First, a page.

What We All Come To Need

Metascore
79

Generally favorable reviews - based on 10 Critics

Critic score distribution:
  1. Positive: 8 out of 10
  2. Negative: 0 out of 10
  1. This is still insanely large-sounding music, and is heavy in the extreme, but its new tenets give listeners more to hold on--and perhaps dream on--than simply low-tuned, ponderous riffing.
  2. What we’ve all come to need is balance and perspective before death, and Pelican provides that with perfect precision.
  3. Alternative Press
    80
    What We All Come To Need finds Pelican mastering their post-metal craft while indulging the ambitious curiousities that hinted at on 2007's "City Of Echoes."
  4. Having established the hypnotic power of loud, dense guitar marches long ago, Pelican sound free enough at last to explore melodic intricacy and inventive theme-and-variation play without hewing to the old layer of protective gloom.
  5. Uncut
    80
    Pelican don't look like metal kids - however, their ruminative riffology and ability to raise apocalyptic visions mark them out as practitioners of a new, reflective metallurgy alongside the likes of Sun0)))'s Stephen O' Malley. [Jan 2010, p. 123]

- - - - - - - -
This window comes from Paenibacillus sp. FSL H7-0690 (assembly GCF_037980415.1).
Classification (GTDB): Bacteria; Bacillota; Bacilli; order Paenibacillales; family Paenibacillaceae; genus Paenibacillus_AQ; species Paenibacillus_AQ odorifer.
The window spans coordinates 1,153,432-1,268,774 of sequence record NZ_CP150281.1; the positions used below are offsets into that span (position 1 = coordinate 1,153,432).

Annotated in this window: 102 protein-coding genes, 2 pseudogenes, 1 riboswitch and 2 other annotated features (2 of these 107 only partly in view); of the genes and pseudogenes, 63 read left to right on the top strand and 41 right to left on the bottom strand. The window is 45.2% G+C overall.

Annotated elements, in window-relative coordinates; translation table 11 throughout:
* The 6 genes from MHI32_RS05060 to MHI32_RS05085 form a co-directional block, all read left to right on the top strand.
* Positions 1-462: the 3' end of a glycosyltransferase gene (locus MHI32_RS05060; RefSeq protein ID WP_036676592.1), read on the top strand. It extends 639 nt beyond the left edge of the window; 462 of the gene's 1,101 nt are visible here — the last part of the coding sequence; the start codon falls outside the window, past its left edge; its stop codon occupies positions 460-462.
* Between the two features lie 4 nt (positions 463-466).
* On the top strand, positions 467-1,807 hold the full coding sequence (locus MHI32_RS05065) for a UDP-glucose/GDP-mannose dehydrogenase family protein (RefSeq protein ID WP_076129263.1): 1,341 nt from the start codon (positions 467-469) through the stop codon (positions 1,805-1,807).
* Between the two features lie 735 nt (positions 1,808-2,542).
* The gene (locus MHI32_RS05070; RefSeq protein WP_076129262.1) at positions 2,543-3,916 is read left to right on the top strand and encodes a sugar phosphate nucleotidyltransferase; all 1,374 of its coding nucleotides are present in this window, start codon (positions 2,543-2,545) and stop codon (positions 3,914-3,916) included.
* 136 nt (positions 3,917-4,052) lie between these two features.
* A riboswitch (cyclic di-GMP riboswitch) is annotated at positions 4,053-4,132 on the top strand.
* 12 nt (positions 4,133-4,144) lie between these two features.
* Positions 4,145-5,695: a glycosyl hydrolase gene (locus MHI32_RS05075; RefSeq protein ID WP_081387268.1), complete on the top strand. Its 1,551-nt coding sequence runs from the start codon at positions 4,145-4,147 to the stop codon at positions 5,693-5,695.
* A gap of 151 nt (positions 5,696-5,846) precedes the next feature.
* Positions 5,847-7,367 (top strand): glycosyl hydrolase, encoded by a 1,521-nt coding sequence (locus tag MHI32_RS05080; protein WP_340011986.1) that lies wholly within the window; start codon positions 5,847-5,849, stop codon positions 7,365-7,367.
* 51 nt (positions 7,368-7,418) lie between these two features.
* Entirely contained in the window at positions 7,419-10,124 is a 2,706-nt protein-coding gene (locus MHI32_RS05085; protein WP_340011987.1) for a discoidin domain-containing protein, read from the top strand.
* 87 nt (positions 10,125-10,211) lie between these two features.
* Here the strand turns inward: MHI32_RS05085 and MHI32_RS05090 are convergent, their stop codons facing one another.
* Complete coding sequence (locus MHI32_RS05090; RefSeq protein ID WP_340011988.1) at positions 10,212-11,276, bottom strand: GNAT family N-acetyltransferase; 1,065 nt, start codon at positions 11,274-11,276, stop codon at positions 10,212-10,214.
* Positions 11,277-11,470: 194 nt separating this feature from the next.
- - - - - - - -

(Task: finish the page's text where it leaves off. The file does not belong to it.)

6. What We All Come to Need is a largely successful display of Pelican’s well-defined sound with the invigoration of guest star peers and promising glimmers of growth.
  7. Though there’s nothing startlingly new here, this is a consistently engaging record that doesn’t so much successfully straddle metal and post-rock than have both coursing through its veins.
  8. The guitars are huge. The drumming is fine. But the disc falls a few inches shy of the group’s tantalizingly elusive potential.
  9. Over all the album is pretty decent and enjoyable in its context. When it feels mediocre, it’s because the ideas, which once made this band and many post-metal bands so ahead of their time, have been caught up to.
  10. Divest the Smashing Pumpkins or Hum of their singers, give the bands room to jam, and this album might have ensued. Without vocals, it feels slightly empty.

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